I Have CRPS and I am Aware that I am RARE

By Suzanne, Complex regional pain syndrome, United States, February 10, 2018

I have CRPS & I am aware that I am RARE!

I was a mother of two teen girls and I drove a mini van full of teenagers to the mall frequently. We went to Swim team and Scottish Highland dance Festivals. My husband and I were one day sipping Lemonade at an Art fair in 2002, when on the way home we decided to get dinner out. As we went through a green light, another man ran through the red light and our mini van was totalled. It was catorgized as a "Catastrophic Accident". I suffered multiple injuries and surgeries. My 7th surgery was in 2007 and it was on my right foot. Afterwards, I knew something was very wrong.  Five days later my syovial joint sac burst and it felt like a knife cutting open my new surgical stitches.  I was in horrible pain, like a fire and an ice cube together as one. I went back for my 6 week post-op check and was told that I "had a little RSD" and was given Lyrica. The medicine made me so violently ill and I was desperately in pain. I went to a pain clinic and did all that I was told. By 2013, the CRPS had spread after another surgery that went wrong. I was supposed to be getting my pacemaker replaced but when they went in to do that, they found that my pectoral muscle looked like "mince meat". The original pacemaker had been placed inside my pectoral muscle instead of in a bag outside of the muscle. The Neuro-Cardiologist had to call in specialists while I was on the operating table. When I awoke, I again felt something was wrong; even though the wonderful Dr. had researched CRPS and tried to "head off" a full body spread by doing an internal surgical wash of a medication similar to Lidocaine. At my post-op check up, again, I was disappointed to find that the CRPS has spread systemically and was "full body" CRPS now.  I ended up having Dysautonomia/POTS and getting Gastroparesis, SIBO, Chronic Erosive Gastritis, Chiari and now most recently was Diagnosed with Polyneuropathy in Collagen Vascular Disease (AKA: EDS type 4-vascular). I did not want to feel "useless" and I wanted to make a difference. I started volunteering to be a Mentor for newly Diagnosed CRPS patients through RSDSA. I also volunteered as a guest blogger and Mentor for both RSDSA and RSDHOPE.org. Then I still wanted to feel more a "part of a family". As RSDHOPE.org was closing their doors, I joined the US Pain Foundation. Most everything I do, is done from my bed or recliner. I do awareness events and as an advocate, I write letters to legislators and sometimes meet with them.  I do online fundraisers and awareness events as well. My first full year with US Pain Foundation was finished in 2016, and I found out that I had won the "Joselynn Badman Pain Ambassador of the Year" Award. I was thrilled and did not want to stop. When I can get out to do events, I have my husband/caregiver, Craig, take me,stay with me and help me. I did even more in 2017 and now I am on the Board of Directors for the US Pain Foundation and I hope to be part of an Advisory Board to help make a real program and truly help some more chronic pain patients. I am a survivor and I won't give up. Most of the illnesses that I live with are RARE and I'd say that the CRPS is definitely the worst. But although I am RARE, I wont' give up and I will continue to fight for chronic pain patients and the rights to not ever be "invisible".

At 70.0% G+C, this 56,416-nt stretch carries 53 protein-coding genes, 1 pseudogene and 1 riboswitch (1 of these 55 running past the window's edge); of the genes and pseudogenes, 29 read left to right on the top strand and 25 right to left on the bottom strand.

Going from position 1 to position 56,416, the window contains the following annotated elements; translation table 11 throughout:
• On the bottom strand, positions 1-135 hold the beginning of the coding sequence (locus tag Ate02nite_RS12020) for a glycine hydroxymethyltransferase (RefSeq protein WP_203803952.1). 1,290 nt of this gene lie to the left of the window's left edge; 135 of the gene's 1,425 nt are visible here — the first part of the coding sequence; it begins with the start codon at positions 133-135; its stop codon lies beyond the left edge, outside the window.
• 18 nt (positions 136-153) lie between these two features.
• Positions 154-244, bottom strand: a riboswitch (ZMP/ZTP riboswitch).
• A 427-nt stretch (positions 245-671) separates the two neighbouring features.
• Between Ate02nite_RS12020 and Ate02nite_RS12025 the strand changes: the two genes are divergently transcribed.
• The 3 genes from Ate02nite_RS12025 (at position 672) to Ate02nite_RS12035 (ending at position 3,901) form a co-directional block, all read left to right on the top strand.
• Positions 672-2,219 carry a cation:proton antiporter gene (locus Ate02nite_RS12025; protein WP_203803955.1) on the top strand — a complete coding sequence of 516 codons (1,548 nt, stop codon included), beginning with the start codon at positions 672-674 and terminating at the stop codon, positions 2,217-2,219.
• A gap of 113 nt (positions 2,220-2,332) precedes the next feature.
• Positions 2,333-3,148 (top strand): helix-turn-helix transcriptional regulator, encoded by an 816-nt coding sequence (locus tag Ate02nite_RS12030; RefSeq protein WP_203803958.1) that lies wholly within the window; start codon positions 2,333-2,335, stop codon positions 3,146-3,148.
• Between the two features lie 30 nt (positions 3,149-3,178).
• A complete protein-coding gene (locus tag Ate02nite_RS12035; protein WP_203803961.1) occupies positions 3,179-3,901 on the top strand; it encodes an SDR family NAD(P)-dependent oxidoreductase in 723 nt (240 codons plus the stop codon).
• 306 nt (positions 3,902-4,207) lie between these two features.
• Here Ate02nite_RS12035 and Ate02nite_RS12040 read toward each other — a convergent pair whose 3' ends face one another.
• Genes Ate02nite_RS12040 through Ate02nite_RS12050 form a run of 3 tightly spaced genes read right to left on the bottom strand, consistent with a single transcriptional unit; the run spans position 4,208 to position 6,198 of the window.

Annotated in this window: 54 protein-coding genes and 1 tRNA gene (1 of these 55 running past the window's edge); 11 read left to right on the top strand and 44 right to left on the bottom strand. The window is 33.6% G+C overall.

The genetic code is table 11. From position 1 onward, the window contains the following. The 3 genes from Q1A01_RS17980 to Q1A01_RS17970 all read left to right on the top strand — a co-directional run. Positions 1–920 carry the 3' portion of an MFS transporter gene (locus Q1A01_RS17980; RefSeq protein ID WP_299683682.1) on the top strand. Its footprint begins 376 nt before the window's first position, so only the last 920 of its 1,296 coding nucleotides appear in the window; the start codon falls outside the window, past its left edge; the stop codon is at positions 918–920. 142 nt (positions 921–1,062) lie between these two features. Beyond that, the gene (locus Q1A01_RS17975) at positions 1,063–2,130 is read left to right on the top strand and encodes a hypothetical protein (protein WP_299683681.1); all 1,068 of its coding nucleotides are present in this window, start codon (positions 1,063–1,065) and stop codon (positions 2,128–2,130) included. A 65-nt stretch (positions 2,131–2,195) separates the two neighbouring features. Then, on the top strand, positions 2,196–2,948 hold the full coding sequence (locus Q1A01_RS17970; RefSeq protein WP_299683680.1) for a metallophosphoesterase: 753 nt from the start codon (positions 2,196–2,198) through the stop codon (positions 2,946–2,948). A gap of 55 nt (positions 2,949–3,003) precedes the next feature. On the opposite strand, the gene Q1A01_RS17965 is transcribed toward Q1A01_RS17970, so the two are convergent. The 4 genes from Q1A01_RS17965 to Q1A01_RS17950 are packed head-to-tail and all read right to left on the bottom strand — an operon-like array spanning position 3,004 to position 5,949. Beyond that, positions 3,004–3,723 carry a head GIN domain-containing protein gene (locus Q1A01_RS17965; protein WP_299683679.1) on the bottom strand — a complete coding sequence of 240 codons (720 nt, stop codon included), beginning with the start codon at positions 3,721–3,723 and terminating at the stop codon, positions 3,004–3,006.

Interview With A CRPS Patient, Suzanne Stewart
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